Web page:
My question to parents is, “are we giving our children enough unstructured time to play?” As the early-childhood curriculum has become more skill-based and structured, shouldn’t we as parents compensate for the loss of playtime in the classroom by allowing for more of it at home? Instead of carting our children around from one exhausting activity to the next, what if we just let them be. What would flow from that? Why are we scheduling all theirs (and our) time away- replacing the boundless, imaginative, peer-collaborative space of the “playroom” with more adult-supervised, adult-organized, goal-oriented, achievement-based extra-curricular activities?

Play, on the other hand, is a spontaneous, non-linear, child-led experience that unfolds moment-by-moment. It is an opportunity for children to dramatize their interior lives, making sense of theirs and others’ emotions and behaviors. It is a way for them to exercise control in ways that they ordinarily cannot. Play is an arena where children learn to negotiate as they determine the rules, the roles involved, and who will play which role. They learn valuable social skills such as the art of persuasion, the ability to listen and accommodate to another’s perspective, and feeling the pride and confidence when their own ideas are valued and expressed through group play. In play there is freedom, creativity, and a sense of agency over one’s internal and external experience. In her book, A Child’s Work, early childhood expert Vivian Gussin Paley argues that children need substantial time to craft their stories, assign roles, agree on plot and props, before actual play even starts to unfold. Haven’t you ever observed children on a play-date when it seems impossible for them to get along and then right as you’re about to leave they’ve finally figured it out. Play takes time because it is their work- their most important work.

I will never forget the time when my undergraduate child psychology professor (and later mentor) asked the most compelling question. She asked the students to recall their childhood playroom. This question had never been put to me before and I can still remember the immediate pleasure as I identified the magical play space of a fallen tree in the woods behind my friend, Hope’s house. This fallen log with all of its glorious decay was not just providing shelter and sanctuary to the insects that nibbled and took shelter here, but it was also a haven for our imaginations. We called it “store” and we lined the rotting ridges of bark with the many objects we collected from our expeditions through the woods (i.e., rocks, acorns, leaves and twigs); the usual child predilections of nature. Every afternoon when it was time to shut down “store” we adorned it with the vibrant green moss that we ever so carefully peeled back from the roots and bark of living trees. This was our way of hiding our treasures and the tree itself. It was our private space, one we never shared or told others about. It was where our imaginations soared, wildly uninhibited by the adult world. We were most always barefoot (in warm weather) and always completely free. Free to invent, free to explore, free to expand the boundaries of our universe. As I described this “playroom” to the person sitting next to me in child psych. I was immediately filled with ecstasy, reminiscing when the natural environment seemed limitless and we were like little fairies carefully crafting our art of fantasy.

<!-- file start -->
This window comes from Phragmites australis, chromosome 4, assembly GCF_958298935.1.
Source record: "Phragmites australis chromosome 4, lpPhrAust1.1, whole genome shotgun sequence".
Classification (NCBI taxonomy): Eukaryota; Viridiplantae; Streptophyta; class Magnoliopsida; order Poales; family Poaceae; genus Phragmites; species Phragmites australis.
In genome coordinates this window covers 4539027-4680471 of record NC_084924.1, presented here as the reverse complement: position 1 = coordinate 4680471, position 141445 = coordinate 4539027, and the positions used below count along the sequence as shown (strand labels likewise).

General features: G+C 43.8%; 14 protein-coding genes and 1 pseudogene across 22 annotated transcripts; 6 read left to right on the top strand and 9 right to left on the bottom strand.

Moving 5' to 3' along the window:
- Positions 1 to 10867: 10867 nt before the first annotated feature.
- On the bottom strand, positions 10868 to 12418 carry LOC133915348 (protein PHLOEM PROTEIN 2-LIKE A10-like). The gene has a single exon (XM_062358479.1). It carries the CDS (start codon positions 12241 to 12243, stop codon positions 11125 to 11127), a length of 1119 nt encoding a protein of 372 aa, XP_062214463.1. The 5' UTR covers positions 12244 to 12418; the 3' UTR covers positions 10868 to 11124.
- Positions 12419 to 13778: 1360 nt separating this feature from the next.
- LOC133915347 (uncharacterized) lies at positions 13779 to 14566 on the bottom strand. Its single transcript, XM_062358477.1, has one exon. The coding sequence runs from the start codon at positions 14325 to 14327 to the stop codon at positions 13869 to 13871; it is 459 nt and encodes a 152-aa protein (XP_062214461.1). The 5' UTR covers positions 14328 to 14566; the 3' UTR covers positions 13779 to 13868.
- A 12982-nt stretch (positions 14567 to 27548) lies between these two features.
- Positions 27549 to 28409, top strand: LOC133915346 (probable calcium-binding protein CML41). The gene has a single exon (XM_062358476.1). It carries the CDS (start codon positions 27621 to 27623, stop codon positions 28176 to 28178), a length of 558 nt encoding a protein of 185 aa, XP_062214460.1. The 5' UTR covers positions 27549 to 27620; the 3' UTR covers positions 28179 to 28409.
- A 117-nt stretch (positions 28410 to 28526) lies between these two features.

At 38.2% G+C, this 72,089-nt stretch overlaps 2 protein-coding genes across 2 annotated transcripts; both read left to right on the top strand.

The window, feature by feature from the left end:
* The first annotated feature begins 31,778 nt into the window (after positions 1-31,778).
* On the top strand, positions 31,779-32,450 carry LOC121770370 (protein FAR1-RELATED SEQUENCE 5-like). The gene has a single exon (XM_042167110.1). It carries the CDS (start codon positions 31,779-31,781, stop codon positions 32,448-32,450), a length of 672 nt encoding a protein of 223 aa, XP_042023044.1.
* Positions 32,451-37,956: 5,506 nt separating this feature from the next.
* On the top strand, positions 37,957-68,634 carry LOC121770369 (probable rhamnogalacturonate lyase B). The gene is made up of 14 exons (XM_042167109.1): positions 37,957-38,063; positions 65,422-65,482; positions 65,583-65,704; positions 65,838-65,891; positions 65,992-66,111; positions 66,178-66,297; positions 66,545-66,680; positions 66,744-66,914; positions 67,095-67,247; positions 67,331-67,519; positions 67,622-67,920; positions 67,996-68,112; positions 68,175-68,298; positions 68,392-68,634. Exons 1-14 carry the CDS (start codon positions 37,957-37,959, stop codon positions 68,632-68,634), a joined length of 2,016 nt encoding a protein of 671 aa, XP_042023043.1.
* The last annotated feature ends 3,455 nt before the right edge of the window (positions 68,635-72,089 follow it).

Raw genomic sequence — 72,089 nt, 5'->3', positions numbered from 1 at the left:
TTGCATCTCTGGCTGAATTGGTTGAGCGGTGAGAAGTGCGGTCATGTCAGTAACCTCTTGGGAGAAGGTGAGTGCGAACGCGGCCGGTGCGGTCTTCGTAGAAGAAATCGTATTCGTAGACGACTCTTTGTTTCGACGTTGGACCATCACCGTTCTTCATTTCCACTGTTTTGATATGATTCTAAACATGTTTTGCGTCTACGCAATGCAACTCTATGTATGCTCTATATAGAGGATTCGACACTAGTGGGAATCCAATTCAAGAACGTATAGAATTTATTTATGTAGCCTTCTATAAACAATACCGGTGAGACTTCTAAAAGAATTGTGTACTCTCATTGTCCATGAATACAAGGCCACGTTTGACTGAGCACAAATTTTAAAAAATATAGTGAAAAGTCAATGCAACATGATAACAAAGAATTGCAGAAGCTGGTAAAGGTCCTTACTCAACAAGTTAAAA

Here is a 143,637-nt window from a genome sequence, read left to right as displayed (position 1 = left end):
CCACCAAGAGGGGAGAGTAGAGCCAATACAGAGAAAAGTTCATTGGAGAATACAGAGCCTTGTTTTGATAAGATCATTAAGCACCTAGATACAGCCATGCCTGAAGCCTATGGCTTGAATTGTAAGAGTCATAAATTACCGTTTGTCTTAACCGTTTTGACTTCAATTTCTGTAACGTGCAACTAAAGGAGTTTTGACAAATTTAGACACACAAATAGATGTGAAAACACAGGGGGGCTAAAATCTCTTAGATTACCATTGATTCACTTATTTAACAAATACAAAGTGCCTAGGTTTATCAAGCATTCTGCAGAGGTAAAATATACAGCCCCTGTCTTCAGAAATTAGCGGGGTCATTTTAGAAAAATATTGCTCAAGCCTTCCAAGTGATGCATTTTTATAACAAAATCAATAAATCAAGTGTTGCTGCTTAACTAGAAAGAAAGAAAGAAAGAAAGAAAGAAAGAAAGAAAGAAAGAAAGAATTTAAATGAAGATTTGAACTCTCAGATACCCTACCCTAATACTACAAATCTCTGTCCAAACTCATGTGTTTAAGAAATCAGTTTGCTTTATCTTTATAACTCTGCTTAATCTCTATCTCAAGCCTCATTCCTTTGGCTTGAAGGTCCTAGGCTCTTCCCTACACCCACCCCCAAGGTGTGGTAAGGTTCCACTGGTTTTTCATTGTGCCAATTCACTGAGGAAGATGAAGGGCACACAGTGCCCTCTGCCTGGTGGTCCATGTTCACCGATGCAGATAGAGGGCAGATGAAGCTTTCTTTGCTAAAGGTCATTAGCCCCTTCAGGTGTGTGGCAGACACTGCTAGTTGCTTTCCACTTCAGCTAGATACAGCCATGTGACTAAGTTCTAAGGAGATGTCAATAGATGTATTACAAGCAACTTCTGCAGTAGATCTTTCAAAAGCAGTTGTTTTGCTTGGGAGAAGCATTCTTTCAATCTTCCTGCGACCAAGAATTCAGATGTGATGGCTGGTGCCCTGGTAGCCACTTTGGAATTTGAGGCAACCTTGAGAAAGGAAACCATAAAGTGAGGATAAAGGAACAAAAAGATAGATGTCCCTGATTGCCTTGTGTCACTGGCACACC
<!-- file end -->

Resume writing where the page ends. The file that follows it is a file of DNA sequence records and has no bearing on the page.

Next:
If we as parents can slow down and match our children’s inherent pace, we can actually return to this state of bliss, momentarily at least. Children are absorbed by their present sensory experience. Let them take you to their place of present moment awareness. Go for a walk in the woods together or engage in a spontaneous activity with an unknown outcome. Let them lead you and leave the phone behind, forget the pictures, turn off the background noise and abandon your agenda. Remember, your child can sense when you are present and when you are tuned out. They are excellent observationalists. And the next time you feel that voice creeping in, you know the one, the one that compares your child to the Jones’ child, the one that says you are not doing enough, maybe try something that helps me. I like to imagine that instead of comparing our children- sizing them up against one another- we form a large circle, reaching out and holding hands, taking a few steps back together, (and a deep breath) while creating a sacred space inside the circle for our children to play, unobstructed by adult initiatives. It’s like the African proverb says: it takes a village… So, let’s make a village, a mindful one. Let’s work together to slow down the pace and create an atmosphere where children can really thrive as by design, they are intended to do; through the great wide web of their imaginations. In doing so, you may even tap in to your own creative and playful urges that- when followed- lead to a greater sense of joy, purpose, and state of clarity.